"In Shimon Adaf's Lost Detective Trilogy, what begins as conventional mystery becomes by degrees a brilliant deconstruction not just of genre but of our own search for meaning. Both profound and compulsively readable, these books demand to be devoured." -Lavie Tidhar, author of By Force Alone
In A Detective's Complaint, the sequel to One Mile and Two Days Before Sunset, Elish Ben Zaken has traded working as a private investigator for writing detective novels based on unsolved cases from the past. He appears to live an ordinary writer's life: meeting with his agent, attending literary conferences. But all is not quite right with Elish, who cannot escape his past so easily, especially when his sister's daughter, Tahel, a teenager and an aspiring sleuth herself, calls on him for help. Tahel has uncovered a mystery: a young woman boarded a bus in Beersheva on a Thursday evening and stepped off in Sderot, close to the Gaza border, on Sunday evening. A bus ride that should have lasted an hour instead took three days, and the young woman remembers none of it.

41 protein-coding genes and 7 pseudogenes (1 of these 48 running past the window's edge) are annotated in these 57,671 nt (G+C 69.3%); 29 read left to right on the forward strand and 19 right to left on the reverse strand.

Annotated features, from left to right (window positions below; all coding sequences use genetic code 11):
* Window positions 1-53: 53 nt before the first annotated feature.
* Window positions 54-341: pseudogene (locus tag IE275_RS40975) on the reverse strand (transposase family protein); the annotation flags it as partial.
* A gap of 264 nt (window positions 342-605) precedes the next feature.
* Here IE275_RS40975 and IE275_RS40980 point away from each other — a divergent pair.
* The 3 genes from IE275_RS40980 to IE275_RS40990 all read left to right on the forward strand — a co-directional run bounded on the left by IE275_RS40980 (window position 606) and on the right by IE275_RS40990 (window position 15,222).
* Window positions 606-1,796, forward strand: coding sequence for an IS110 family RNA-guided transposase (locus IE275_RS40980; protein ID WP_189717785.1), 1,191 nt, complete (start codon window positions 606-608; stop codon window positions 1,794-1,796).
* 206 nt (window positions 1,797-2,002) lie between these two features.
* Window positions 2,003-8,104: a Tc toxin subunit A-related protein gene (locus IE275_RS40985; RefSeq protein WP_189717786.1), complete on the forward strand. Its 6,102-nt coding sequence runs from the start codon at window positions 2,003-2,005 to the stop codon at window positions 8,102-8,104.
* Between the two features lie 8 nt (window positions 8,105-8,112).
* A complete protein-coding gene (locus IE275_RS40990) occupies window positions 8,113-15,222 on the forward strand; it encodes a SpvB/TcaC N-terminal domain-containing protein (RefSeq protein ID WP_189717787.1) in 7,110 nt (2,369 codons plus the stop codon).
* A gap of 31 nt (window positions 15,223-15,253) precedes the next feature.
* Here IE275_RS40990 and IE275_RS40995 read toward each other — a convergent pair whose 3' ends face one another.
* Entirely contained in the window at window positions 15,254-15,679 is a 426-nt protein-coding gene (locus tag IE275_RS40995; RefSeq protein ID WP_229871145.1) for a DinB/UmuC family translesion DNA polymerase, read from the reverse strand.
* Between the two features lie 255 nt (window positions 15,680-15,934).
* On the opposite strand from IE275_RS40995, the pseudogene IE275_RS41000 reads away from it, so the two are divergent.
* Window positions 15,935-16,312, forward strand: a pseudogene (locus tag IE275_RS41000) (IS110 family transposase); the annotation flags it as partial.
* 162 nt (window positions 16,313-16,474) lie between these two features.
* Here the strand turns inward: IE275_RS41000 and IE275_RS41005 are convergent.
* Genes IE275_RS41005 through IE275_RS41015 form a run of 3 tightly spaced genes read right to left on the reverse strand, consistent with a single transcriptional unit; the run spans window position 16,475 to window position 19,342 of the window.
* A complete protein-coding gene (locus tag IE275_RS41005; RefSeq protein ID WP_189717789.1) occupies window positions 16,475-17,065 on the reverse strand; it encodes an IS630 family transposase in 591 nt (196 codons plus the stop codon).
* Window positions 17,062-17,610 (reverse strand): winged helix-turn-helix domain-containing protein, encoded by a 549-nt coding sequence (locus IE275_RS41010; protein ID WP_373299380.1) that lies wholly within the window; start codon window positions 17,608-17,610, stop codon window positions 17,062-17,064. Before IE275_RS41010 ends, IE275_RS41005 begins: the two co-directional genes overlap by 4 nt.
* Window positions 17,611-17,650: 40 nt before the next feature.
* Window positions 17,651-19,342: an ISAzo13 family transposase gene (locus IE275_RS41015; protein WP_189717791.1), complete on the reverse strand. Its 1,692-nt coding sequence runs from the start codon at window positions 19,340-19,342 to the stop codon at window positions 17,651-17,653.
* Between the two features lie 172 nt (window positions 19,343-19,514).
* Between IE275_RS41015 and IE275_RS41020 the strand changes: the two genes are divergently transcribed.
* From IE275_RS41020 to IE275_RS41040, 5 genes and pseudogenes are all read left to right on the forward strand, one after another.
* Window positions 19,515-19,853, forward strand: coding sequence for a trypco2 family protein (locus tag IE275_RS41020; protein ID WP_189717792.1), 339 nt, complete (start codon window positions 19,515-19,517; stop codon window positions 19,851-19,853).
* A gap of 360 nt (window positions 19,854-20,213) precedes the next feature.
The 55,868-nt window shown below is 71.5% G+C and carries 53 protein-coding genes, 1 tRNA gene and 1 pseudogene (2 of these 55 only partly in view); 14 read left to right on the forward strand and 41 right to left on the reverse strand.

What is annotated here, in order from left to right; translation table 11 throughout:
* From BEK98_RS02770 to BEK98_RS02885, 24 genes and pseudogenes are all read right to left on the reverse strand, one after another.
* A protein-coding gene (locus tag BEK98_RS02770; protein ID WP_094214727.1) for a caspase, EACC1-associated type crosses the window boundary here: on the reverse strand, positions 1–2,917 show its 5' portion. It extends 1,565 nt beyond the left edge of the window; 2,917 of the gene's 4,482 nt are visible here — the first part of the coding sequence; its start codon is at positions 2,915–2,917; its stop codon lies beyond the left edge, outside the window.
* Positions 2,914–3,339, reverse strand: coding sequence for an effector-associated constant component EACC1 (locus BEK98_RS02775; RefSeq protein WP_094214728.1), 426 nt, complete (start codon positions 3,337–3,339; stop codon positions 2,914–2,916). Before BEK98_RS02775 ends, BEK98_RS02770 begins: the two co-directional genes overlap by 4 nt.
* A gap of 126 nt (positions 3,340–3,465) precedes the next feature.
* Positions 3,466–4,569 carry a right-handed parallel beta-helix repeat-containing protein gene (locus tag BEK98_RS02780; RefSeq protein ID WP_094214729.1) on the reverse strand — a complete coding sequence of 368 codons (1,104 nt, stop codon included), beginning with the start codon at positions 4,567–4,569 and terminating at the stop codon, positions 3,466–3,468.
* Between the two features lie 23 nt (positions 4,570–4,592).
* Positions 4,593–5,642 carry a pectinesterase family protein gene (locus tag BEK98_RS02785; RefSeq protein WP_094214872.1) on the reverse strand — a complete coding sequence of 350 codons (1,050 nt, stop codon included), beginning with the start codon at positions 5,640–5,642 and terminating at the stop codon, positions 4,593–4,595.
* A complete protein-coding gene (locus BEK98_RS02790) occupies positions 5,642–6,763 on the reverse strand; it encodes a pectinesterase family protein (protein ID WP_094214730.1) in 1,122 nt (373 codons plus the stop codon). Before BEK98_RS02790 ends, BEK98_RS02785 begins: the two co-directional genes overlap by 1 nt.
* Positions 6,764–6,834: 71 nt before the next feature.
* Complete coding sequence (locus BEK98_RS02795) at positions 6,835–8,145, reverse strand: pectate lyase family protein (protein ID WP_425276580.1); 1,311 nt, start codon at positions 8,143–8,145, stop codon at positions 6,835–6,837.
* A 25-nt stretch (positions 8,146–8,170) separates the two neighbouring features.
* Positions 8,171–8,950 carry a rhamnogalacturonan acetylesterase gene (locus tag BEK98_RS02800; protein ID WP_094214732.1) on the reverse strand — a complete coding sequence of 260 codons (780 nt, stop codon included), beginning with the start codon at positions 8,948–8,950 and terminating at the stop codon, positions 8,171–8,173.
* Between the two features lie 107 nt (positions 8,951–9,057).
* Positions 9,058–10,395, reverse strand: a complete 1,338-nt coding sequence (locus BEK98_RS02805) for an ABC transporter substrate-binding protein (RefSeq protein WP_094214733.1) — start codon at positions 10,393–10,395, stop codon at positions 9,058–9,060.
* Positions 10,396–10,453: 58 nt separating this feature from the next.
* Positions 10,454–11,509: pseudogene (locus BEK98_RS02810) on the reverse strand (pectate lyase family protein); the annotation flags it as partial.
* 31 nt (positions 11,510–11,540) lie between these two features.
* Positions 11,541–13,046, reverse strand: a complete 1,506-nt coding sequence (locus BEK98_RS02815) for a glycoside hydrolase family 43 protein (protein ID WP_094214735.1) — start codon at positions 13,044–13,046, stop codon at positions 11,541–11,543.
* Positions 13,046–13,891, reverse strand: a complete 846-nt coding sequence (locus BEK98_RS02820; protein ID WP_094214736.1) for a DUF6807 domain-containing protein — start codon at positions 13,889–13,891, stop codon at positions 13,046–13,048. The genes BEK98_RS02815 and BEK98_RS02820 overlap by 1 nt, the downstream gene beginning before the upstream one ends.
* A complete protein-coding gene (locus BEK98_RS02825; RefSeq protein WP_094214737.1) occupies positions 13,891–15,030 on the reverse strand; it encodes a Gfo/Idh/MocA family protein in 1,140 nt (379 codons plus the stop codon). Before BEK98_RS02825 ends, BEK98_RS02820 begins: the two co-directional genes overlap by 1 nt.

To assist Tahel-and, he tells himself, to conduct research for his next novel-Elish moves back to Sderot, where he grew up. His sister, Yaffa, has moved her family from Tel Aviv to a new lakeside development there; the property came cheap, despite the attractive setting, and there are murmurs that the developer fled the country before it was completed. Some of the houses still stand empty, and Tahel keeps waking up at night to find her mother staring out at the lake, convinced she is being watched.
Now, in the summer of 2014, Sderot lies near the center of the Gaza-Israel conflict, and sirens and missile strikes are part of the town's daily reality-as are violent clashes between anti-war protestors and those who oppose them. In this pressurized environment, Elish must grapple with the deep wounds of history, both personal and political, and the human need for answers in a world that offers few.